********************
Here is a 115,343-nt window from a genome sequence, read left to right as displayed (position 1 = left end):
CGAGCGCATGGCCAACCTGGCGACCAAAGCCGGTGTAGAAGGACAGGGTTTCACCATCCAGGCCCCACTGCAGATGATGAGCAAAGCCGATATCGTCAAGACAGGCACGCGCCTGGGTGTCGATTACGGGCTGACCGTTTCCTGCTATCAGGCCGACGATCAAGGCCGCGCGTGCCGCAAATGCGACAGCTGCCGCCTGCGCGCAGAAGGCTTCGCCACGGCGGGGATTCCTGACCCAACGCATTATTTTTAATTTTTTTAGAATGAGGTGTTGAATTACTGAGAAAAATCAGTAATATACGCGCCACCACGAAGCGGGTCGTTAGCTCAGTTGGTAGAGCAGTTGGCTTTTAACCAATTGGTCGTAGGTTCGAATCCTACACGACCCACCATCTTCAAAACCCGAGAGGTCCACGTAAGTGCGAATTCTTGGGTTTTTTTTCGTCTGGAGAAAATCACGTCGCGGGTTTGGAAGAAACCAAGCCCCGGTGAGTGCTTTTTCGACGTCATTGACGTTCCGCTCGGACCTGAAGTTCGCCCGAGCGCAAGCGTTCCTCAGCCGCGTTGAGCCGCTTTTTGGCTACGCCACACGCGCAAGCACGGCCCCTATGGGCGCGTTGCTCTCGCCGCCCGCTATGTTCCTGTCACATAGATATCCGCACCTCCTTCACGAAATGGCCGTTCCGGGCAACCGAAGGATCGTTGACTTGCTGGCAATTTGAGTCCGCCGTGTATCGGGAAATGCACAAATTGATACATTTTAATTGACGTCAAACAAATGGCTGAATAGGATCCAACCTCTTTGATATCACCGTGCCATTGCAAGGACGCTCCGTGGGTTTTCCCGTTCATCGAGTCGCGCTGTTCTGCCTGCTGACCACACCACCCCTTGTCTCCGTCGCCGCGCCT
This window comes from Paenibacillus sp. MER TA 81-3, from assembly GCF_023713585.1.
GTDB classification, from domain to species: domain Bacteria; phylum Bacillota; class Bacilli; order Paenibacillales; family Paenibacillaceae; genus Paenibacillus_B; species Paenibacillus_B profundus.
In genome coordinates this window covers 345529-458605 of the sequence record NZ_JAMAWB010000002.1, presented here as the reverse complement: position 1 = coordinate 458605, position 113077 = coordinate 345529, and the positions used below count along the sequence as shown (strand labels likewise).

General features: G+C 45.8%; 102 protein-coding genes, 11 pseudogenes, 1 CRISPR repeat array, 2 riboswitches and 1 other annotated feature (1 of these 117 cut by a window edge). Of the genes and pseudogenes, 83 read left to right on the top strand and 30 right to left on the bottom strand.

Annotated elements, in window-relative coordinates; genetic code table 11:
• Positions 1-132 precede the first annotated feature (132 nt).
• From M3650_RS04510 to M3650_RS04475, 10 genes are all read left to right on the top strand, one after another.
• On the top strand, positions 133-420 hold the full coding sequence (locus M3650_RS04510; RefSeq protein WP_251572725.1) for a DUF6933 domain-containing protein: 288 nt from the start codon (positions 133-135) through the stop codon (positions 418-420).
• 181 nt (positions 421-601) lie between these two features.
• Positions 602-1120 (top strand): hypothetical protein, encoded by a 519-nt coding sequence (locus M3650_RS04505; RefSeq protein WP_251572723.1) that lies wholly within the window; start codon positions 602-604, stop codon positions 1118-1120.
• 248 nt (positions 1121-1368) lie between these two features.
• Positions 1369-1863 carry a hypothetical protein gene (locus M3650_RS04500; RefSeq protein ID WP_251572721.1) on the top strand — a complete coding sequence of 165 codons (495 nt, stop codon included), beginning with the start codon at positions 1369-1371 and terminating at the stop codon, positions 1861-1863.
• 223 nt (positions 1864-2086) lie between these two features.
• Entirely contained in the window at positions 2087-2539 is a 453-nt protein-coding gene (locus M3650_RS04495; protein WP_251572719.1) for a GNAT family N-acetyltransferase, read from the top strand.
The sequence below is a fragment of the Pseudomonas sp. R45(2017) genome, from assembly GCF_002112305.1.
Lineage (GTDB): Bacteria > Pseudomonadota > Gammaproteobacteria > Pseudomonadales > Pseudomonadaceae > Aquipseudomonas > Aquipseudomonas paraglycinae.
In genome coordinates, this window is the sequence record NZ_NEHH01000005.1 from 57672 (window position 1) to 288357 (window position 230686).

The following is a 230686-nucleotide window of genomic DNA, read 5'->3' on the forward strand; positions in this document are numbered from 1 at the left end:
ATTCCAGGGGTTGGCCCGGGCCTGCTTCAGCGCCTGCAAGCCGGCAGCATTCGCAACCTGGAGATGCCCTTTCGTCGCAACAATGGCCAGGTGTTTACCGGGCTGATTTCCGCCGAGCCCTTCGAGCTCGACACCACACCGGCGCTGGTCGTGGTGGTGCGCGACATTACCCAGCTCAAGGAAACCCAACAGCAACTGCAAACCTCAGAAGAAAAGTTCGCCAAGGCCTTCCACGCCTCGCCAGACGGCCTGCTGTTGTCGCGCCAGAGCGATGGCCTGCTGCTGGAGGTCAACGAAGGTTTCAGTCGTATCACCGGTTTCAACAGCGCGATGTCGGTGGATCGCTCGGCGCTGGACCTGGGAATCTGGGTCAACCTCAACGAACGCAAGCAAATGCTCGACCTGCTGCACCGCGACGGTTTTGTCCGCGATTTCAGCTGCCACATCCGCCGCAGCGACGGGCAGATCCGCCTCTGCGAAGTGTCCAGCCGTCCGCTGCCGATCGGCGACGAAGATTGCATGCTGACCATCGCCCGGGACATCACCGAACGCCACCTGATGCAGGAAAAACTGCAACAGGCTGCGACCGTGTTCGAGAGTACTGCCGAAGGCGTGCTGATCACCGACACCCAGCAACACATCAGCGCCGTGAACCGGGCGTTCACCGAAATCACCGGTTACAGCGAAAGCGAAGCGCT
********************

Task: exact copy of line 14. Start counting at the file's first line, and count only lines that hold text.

• Positions 1369-1863 carry a hypothetical protein gene (locus M3650_RS04500; RefSeq protein ID WP_251572721.1) on the top strand — a complete coding sequence of 165 codons (495 nt, stop codon included), beginning with the start codon at positions 1369-1371 and terminating at the stop codon, positions 1861-1863.